Implications for international human rights litigation against foreign corporations in Germany
Section 23 ZPO may provide German courts with jurisdiction to rule on lawsuits brought by non-Germans against non-European companies for damages that were sustained outside of Germany. This may for instance be the case if a suit is directed against a foreign company which continuously supplies a German buyer company with goods. That supplier’s claims for payment under the law of sales against the buyer company are, by means of Section 23(2) ZPO, located at the debtor’s seat, i.e. in Germany. Hence, German courts are competent to hear any case for damages against the supplier, if that case has a connection to Germany. Such connection might be a claimant’s residence or domicile, or simply the fact that goods were produced in the course of injuring the claimant and then shipped to the German buyer.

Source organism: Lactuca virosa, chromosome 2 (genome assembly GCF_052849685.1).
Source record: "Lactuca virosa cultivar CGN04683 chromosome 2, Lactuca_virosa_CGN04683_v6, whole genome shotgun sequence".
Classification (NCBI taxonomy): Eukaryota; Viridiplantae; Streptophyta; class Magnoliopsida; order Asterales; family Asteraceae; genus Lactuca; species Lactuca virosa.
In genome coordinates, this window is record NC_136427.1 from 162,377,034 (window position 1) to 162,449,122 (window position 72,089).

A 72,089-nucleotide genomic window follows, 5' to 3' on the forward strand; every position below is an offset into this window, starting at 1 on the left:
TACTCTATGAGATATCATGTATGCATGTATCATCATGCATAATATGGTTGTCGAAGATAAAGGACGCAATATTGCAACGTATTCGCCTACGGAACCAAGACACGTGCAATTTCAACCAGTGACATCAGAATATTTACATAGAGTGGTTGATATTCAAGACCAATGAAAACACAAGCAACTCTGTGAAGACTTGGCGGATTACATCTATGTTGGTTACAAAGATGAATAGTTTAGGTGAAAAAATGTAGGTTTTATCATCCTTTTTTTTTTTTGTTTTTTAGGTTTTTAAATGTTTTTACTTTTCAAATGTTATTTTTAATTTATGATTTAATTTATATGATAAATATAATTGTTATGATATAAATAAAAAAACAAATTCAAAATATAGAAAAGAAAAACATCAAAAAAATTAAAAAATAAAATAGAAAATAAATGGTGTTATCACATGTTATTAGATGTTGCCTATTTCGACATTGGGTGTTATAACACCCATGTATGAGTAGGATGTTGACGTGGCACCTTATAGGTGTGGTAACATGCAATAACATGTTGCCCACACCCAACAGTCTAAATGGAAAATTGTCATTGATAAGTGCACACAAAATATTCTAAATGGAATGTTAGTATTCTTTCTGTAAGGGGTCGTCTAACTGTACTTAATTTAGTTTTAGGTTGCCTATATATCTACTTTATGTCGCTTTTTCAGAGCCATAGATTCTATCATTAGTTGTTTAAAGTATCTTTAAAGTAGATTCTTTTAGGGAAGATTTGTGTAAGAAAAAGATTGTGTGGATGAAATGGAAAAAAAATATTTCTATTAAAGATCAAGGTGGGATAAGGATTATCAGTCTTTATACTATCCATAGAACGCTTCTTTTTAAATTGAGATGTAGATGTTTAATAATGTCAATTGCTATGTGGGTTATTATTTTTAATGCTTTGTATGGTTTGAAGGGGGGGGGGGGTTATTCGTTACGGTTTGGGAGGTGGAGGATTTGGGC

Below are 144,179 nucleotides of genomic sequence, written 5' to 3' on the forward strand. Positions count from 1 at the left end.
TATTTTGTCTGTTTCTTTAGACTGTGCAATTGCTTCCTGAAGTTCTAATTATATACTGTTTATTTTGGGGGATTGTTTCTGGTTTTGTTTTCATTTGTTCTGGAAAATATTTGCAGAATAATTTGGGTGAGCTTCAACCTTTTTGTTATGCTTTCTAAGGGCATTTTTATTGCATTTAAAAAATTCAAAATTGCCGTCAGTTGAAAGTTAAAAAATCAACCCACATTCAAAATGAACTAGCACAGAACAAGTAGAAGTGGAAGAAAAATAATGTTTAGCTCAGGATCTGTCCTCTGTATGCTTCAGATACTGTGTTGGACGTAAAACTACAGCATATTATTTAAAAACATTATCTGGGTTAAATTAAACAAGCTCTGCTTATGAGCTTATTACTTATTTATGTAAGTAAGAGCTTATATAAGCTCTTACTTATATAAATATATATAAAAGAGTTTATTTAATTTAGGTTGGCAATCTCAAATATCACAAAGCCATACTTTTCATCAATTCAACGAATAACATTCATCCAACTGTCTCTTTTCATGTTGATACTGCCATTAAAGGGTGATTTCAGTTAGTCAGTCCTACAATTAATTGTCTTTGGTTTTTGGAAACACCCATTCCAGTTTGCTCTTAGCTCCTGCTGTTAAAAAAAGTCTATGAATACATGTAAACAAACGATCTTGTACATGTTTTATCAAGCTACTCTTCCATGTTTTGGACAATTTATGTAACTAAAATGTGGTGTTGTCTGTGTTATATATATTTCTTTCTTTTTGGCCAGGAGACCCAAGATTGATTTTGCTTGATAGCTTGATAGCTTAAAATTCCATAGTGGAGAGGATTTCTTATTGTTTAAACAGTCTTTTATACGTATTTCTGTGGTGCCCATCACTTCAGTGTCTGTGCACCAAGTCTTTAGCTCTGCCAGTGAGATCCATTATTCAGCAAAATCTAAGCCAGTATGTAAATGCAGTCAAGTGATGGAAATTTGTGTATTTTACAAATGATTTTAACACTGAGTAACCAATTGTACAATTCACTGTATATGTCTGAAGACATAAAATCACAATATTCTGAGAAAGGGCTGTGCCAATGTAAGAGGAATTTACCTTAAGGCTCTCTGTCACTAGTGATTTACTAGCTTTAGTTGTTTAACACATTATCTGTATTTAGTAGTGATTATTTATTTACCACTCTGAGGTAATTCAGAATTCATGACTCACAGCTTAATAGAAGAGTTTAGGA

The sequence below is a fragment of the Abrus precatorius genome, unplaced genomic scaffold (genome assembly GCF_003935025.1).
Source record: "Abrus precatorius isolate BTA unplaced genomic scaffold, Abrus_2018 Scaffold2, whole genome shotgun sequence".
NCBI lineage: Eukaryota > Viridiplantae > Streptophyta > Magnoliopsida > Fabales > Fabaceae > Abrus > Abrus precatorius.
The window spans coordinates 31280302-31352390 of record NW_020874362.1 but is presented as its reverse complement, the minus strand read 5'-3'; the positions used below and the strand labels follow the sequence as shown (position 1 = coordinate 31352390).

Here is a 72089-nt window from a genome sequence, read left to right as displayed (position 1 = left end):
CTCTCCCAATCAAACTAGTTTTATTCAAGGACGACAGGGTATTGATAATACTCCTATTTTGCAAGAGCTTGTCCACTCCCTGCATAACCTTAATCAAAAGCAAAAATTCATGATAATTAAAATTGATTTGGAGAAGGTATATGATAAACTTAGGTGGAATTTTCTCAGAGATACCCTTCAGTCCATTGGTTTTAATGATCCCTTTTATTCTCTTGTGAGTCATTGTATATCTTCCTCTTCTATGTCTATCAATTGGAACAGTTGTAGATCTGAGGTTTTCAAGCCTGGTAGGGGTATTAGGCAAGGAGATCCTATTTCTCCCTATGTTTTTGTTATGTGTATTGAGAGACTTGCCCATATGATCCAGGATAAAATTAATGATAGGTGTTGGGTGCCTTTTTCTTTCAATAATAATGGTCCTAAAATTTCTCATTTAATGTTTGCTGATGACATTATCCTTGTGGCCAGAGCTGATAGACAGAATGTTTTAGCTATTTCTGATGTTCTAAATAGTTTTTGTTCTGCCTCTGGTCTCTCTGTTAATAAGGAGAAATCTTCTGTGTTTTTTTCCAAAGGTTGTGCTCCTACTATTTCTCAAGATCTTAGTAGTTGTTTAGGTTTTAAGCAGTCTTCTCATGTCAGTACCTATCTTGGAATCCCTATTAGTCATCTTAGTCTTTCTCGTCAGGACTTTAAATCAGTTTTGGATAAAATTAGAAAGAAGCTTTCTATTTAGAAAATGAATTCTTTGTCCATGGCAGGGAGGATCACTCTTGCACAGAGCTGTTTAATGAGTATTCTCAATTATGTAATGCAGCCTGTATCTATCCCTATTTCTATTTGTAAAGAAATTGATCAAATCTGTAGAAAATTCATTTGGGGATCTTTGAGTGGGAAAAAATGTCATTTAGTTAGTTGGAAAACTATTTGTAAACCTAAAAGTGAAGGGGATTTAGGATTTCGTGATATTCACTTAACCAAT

Similarly, Section 23 ZPO may establish a jurisdiction of German courts in cases against foreign subsidiaries of German parent companies. In many constellations, subsidiaries continuously provide their parent companies with goods or services and in turn possess claims for compensation under company law, compensation which the subsidiary company needs in order to operate its business sustainably.
Opinions of German experts on extraterritorial jurisdiction